Owning an ATM is money in the bank

by Josh Fear in The Punch
Originally published in The Punch on February 17, 2011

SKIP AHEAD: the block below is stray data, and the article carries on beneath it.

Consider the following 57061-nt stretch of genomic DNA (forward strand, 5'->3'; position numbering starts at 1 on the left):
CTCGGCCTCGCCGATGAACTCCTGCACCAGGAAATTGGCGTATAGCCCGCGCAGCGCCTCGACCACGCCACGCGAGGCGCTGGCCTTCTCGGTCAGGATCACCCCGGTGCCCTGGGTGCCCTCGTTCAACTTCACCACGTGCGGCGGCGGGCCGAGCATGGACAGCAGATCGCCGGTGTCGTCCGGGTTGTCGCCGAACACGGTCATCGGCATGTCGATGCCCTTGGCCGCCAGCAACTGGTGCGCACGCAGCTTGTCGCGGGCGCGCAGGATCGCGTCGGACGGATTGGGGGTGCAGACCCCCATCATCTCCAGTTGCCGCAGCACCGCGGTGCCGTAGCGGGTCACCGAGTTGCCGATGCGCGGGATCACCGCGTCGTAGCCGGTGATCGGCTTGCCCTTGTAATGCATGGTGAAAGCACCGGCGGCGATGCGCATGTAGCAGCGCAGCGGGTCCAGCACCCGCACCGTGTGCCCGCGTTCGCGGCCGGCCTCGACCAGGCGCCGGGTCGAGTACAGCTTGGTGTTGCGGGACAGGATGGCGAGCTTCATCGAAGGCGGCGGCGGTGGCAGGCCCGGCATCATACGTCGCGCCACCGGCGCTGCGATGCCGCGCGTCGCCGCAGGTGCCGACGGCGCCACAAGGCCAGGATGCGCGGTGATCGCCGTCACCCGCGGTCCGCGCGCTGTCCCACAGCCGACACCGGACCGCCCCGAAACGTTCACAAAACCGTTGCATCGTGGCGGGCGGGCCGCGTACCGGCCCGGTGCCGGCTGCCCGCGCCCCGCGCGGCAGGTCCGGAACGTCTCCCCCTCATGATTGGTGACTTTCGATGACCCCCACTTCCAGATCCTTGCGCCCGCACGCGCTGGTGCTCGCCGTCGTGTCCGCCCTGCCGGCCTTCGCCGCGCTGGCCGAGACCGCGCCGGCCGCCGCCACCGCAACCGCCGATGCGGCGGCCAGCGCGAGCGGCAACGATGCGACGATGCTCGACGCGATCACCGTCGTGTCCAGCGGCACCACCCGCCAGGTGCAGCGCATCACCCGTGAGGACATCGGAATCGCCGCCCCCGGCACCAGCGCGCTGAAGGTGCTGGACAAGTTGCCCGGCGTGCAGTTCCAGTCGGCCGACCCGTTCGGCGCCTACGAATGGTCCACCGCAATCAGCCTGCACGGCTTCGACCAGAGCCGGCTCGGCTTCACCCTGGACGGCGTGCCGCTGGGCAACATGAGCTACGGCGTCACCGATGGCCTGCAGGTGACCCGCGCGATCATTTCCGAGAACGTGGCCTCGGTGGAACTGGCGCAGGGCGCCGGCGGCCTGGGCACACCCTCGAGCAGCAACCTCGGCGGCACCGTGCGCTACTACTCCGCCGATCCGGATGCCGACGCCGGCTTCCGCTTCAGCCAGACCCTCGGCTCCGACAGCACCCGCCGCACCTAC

Each and every day millions of Australians pay financial institutions to access their own money. Some pay more while others pay less, depending on the way they do it. Sometimes, as with EFTPOS transactions, the price consumers pay for their own money is largely invisible, being factored into the prices of goods and services. In other cases, the cost of using your own money is embedded in bank fees, or else in forgone interest from transaction accounts with negligible rates of interest. One of the most expensive ways for Australians to access their own money is by using a third-party automatic teller machine – that is, as ATM not provided by their own bank. In most cases, third-party ATMs charge $2 for every transaction, including checking one’s account balance. In other words, $2 is the price consumers pay every time they are disloyal to their bank. In many cases consumers are charged ATM fees twice in the one transaction, if they first check their account balance and then withdraw cash. In this situation, the cost of a balance enquiry is effectively $4. This ‘double-whammy’ in essence penalises financially responsible behaviour.

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